Startup in Residence Northern Netherlands: Saving Water with Zuen&Co

Saving no less than 85% on tap water consumption with a simple nozzle. Amsterdam based startup Zuen&Co adapted a Swedish invention for the Dutch market and is currently running a pilot for the City of Leeuwarden, as part of the Startup in Residence Northern Netherlands program. How are things going so far? We catch up with co-founder Maarten ter Velde.

Zuen&Co founders Simeon ter Velde and Maarten ter Velde were looking for ways to make a difference in the world when they came across an interesting Swedish Kickstarter project that went viral.  “If you look at the heatwaves in the Netherlands in the past couple of years, with the water companies telling people not to fill swimming pools, shower less often and stop watering their lawns. That should tell you something about how problematic and urgent the situation really is”, Maarten explains.  “It’s like KFC telling its customers to stop eating chicken…” 

Ideals and obstacles

The two came across a popular Kickstarter project by Altered, a Swedish company that developed a water saving nozzle that can easily be retrofitted in existing tap water faucets. A normal faucet will use around 12 litres of water per minute, the Swedish invention reduces that to a mere 1.2 litres per minute. “We thought it was a really cool idea and just decided to contact them. So a couple of emails and phone calls later, we became the official resellers in the Netherlands and Zuen&Co was born.”

Although you may think something like this just sells itself, Maarten and Simeon came across quite a few bumps in the road. “When we started doing our initial market research, we pretty soon discovered we couldn’t sell this version of the nozzle in the Netherlands, because we have some of the strictest laws and product regulations in the world when it comes to legionella prevention. So Altered had to produce a special version that was up to Dutch regulatory standards.”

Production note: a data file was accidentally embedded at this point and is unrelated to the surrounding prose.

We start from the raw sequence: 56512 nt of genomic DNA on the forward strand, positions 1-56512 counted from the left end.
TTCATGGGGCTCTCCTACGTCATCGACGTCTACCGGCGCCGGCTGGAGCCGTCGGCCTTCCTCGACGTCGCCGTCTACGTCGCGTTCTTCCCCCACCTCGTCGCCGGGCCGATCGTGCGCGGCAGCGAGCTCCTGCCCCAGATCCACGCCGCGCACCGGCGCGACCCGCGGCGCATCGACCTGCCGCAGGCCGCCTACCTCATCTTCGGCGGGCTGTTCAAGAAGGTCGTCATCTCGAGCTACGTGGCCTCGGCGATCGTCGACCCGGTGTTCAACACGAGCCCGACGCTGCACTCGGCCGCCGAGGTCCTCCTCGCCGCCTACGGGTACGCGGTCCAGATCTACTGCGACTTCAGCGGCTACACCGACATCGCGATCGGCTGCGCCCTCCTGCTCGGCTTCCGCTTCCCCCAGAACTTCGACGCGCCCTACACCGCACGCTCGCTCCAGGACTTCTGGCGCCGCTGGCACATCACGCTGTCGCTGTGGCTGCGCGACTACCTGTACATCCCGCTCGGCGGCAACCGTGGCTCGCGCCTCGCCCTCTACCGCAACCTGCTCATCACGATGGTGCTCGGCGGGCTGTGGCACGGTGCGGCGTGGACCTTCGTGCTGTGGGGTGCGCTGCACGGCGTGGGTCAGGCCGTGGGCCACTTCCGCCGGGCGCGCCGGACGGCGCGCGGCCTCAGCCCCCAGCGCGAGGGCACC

Conservative market, slightly different pilot

Zuen&Co was already running a pilot for the Delft University of Technology, when they signed up for the Startup in Residence Program. “It really couldn’t have come at a better time for us”, Maarten says. The market is very conservative and as a startup, it’s really difficult to get a foot in the door with big hardware store-chains. Everyone you talk to is enthusiastic and sees the need for our product, but few are actually willing to take the first step. So having the City of Leeuwarden on board and working together with them is just a really great opportunity for us.”

The startup has just started an 8 week pilot for both the Leeuwarden city hall and town hall. “It’s slightly different from what we originally intended, because you can’t accurately measure water savings if people are still largely working from home, of course. So we’re focusing on user feedback and experience now, which is great, because it is something people will have to get used to. Filling up your water bottle takes longer, for example. Once you tell people how much water they save, they’re usually fine with it, but this is something we’d like to test.”

A nozzle in every home

Despite being in a conservative market, the startup has taken some pretty big steps this year, with a couple of cool things on the horizon. “We’re currently working with the Delft University of Technology and a couple of schools. We’ve also had a couple of meetings with hardware store franchise Intergamma, the parent company of Karwei and Gamma, about the possibility of running a test case, so that’s really cool. They wanted to offer a package of sustainable products, so hopefully we’ll hear something soon.”

As for the coming years, Zuen&Co has big ambitions. “If all goes well and we can count Leeuwarden as a customer, well it’s really great to have an organization like that as an ambassador. We will also start selling water saving shower heads this year, so we want to start selling both as a package. The province of Brabant recently launched a campaign to inform its citizens about sustainable and water saving products, paying a percentage too when people decide to buy them. If we could do something like that with Leeuwarden or Friesland and help make the region more sustainable, that would be the dream.”